“My children, now eight and six, were younger when I stopped drinking but they were still old enough to notice that I would reach for a drink when I was stressed or anxious,” Sophie says. “Just like reaching for a coffee in the morning, reaching for a wine after a long day was becoming automatic. It occurred to me that taking the edge off with a drink was a way of escaping and I didn’t want my kids to start thinking that I needed or wanted to escape from them constantly.”

After cutting back, then completely nixing alcohol from her life, Sophie noticed changes to both her stress and anxiety levels and those of her children.

“When I stopped drinking and had a cup of tea or a glass of fizzy water at 5pm, the witching hour scenario was almost gone, for the most part,” says Sophie, something she attributes to a change in the energy of the house and her attitude to the evening.

Parents and adult caregivers play a massive role in shaping their children’s attitudes and beliefs about, well, everything, including alcohol. Sophie noticed very quickly that her children had picked up on her new routine and behaviours and the impact it had on their family, even if they couldn’t clearly articulate what was different at the time.

Now that they’re older however, they’ve got lots of opinions on and questions about alcohol, ones which Sophie says she is keen to answer honestly to encourage an open dialogue that will hopefully be a positive in the years to come.


“My son, who is eight and a half, says he doesn’t like alcohol and will never drink, which I guess he gets from me but I know that might change as he gets older,” Sophie says. “I kind of expect that they might experiment with it and I’ve tried to share the message that drinking or not drinking is a completely personal choice.”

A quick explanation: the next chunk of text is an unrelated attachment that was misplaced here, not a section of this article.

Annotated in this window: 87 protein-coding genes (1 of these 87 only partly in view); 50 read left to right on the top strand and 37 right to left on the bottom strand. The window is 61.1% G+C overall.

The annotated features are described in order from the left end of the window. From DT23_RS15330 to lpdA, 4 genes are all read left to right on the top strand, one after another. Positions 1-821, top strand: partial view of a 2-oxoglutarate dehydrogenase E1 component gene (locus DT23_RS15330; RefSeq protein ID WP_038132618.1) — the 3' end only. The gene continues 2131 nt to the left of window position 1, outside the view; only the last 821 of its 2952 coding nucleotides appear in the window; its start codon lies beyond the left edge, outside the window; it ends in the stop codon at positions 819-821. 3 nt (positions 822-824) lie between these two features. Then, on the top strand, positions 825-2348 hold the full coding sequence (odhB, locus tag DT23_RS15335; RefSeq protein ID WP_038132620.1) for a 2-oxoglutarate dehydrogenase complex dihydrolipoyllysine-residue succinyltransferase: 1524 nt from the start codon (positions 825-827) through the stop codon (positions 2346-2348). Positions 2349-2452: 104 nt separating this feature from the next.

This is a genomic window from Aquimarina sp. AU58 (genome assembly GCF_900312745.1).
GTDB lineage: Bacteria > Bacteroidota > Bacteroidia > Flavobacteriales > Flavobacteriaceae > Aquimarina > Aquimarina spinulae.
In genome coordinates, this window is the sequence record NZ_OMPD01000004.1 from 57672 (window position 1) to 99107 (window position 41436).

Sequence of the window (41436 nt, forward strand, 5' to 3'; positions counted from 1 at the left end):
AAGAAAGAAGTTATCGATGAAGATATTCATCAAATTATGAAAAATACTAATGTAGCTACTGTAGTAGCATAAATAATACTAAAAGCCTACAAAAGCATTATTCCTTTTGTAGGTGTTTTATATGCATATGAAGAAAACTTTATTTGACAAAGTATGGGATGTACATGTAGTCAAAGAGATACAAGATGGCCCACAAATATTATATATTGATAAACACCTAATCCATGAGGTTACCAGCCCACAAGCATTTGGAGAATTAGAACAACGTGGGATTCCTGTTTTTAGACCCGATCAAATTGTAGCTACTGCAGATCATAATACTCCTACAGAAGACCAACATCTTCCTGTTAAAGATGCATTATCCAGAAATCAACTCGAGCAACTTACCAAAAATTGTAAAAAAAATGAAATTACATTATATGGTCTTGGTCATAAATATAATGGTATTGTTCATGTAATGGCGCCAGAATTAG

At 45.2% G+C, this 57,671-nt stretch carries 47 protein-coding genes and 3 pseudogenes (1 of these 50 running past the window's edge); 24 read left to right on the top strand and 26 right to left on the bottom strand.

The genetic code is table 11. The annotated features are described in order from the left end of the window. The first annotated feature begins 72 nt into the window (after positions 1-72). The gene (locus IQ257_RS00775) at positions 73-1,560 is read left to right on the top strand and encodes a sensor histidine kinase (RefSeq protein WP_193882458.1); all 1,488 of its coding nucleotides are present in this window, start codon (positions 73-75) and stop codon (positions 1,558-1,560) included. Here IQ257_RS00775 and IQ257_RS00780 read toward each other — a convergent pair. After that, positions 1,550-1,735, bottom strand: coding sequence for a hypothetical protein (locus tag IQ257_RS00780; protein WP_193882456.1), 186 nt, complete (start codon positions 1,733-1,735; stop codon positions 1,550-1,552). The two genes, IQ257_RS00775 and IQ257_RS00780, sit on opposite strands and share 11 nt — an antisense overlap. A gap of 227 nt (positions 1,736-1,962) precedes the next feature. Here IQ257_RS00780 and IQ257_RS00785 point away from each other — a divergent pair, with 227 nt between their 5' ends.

Sophie also hopes that she is a living example of the fact that you can have a good time wherever you are, without the need to drink. “Whether we’re at the pub or a party, I love that I can share whatever I’m drinking with the kids, have a great time then drive us home completely safely at the end,” she adds.

Recently, Sophie asked her kids the same question she did back when they were five and three; what are my favourite things to drink? This time, the answers were a little different.

"Coffee! Fizzy water! Ginger beer!" her kids answered.

It’s a concrete example of how our habits, both healthy and unhealthy, can impact and influence our kids, and just how quickly we can turn things around when we alter or change those behaviours for something better.

If you're looking for more information or help and support services, visit the Alcohol & Drug Foundation's website or call 1300 858 584.

Image: Getty.

Alcohol and Drug Foundation

The Alcohol and Drug Foundation supports all Australians with quality information to help them prevent and reduce alcohol-related harms. For free and confidential information or support, visit or call the Alcohol and Drug Foundation's DrugInfo line on 1300 85 85 84. The non-judgmental service provides the facts about alcohol and other drugs, advice on how to support loved ones, and connects people with relevant health and support services in their state and territory.